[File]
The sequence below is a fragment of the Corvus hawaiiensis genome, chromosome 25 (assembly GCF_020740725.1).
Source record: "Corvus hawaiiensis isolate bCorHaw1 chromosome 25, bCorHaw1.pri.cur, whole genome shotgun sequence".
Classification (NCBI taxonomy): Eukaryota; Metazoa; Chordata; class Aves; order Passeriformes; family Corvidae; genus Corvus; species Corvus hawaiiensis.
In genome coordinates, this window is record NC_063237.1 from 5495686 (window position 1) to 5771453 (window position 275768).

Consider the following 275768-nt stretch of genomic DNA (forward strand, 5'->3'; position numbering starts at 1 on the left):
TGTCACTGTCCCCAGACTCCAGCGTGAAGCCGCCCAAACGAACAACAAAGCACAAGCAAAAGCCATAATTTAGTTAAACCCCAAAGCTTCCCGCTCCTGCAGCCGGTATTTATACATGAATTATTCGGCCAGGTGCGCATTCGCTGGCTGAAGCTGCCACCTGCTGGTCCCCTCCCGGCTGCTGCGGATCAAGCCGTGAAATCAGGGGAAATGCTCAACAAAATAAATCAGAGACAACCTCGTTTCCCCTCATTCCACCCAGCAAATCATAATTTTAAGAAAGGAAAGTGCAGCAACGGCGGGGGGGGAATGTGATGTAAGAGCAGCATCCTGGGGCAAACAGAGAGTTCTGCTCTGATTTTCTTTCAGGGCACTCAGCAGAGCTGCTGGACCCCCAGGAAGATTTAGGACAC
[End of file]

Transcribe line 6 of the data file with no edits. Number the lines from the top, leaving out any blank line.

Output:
TGTCACTGTCCCCAGACTCCAGCGTGAAGCCGCCCAAACGAACAACAAAGCACAAGCAAAAGCCATAATTTAGTTAAACCCCAAAGCTTCCCGCTCCTGCAGCCGGTATTTATACATGAATTATTCGGCCAGGTGCGCATTCGCTGGCTGAAGCTGCCACCTGCTGGTCCCCTCCCGGCTGCTGCGGATCAAGCCGTGAAATCAGGGGAAATGCTCAACAAAATAAATCAGAGACAACCTCGTTTCCCCTCATTCCACCCAGCAAATCATAATTTTAAGAAAGGAAAGTGCAGCAACGGCGGGGGGGGAATGTGATGTAAGAGCAGCATCCTGGGGCAAACAGAGAGTTCTGCTCTGATTTTCTTTCAGGGCACTCAGCAGAGCTGCTGGACCCCCAGGAAGATTTAGGACAC